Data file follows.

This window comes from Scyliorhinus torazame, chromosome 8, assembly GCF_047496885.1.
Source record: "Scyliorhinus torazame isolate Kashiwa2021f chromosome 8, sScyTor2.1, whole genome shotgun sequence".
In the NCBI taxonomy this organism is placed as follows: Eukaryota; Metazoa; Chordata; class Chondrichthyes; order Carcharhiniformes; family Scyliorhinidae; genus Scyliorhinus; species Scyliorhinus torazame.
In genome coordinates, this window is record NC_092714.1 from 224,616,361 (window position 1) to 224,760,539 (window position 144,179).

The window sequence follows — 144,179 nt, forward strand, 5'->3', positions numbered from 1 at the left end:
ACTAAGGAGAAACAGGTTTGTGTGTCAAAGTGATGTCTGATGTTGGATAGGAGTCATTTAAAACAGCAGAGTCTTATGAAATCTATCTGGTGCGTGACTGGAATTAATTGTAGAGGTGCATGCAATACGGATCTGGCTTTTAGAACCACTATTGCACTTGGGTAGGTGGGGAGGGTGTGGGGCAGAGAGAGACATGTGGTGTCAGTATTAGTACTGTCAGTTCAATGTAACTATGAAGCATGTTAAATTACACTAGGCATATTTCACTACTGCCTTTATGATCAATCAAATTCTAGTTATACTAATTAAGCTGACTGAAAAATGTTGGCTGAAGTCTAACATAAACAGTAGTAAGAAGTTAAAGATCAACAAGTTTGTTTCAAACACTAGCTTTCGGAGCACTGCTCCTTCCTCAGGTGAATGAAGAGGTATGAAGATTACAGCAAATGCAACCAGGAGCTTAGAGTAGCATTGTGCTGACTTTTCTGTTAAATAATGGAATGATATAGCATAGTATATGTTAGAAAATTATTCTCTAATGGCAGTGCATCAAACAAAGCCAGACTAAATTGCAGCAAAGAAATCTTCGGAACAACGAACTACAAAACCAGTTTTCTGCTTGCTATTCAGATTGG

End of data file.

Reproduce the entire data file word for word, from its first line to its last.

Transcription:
This window comes from Scyliorhinus torazame, chromosome 8, assembly GCF_047496885.1.
Source record: "Scyliorhinus torazame isolate Kashiwa2021f chromosome 8, sScyTor2.1, whole genome shotgun sequence".
In the NCBI taxonomy this organism is placed as follows: Eukaryota; Metazoa; Chordata; class Chondrichthyes; order Carcharhiniformes; family Scyliorhinidae; genus Scyliorhinus; species Scyliorhinus torazame.
In genome coordinates, this window is record NC_092714.1 from 224,616,361 (window position 1) to 224,760,539 (window position 144,179).

The window sequence follows — 144,179 nt, forward strand, 5'->3', positions numbered from 1 at the left end:
ACTAAGGAGAAACAGGTTTGTGTGTCAAAGTGATGTCTGATGTTGGATAGGAGTCATTTAAAACAGCAGAGTCTTATGAAATCTATCTGGTGCGTGACTGGAATTAATTGTAGAGGTGCATGCAATACGGATCTGGCTTTTAGAACCACTATTGCACTTGGGTAGGTGGGGAGGGTGTGGGGCAGAGAGAGACATGTGGTGTCAGTATTAGTACTGTCAGTTCAATGTAACTATGAAGCATGTTAAATTACACTAGGCATATTTCACTACTGCCTTTATGATCAATCAAATTCTAGTTATACTAATTAAGCTGACTGAAAAATGTTGGCTGAAGTCTAACATAAACAGTAGTAAGAAGTTAAAGATCAACAAGTTTGTTTCAAACACTAGCTTTCGGAGCACTGCTCCTTCCTCAGGTGAATGAAGAGGTATGAAGATTACAGCAAATGCAACCAGGAGCTTAGAGTAGCATTGTGCTGACTTTTCTGTTAAATAATGGAATGATATAGCATAGTATATGTTAGAAAATTATTCTCTAATGGCAGTGCATCAAACAAAGCCAGACTAAATTGCAGCAAAGAAATCTTCGGAACAACGAACTACAAAACCAGTTTTCTGCTTGCTATTCAGATTGG